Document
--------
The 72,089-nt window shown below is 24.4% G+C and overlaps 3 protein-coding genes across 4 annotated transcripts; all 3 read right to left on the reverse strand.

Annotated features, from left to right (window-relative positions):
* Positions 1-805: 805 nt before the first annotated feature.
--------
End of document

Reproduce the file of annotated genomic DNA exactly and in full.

The 72,089-nt window shown below is 24.4% G+C and overlaps 3 protein-coding genes across 4 annotated transcripts; all 3 read right to left on the reverse strand.

Annotated features, from left to right (window-relative positions):
* Positions 1-805: 805 nt before the first annotated feature.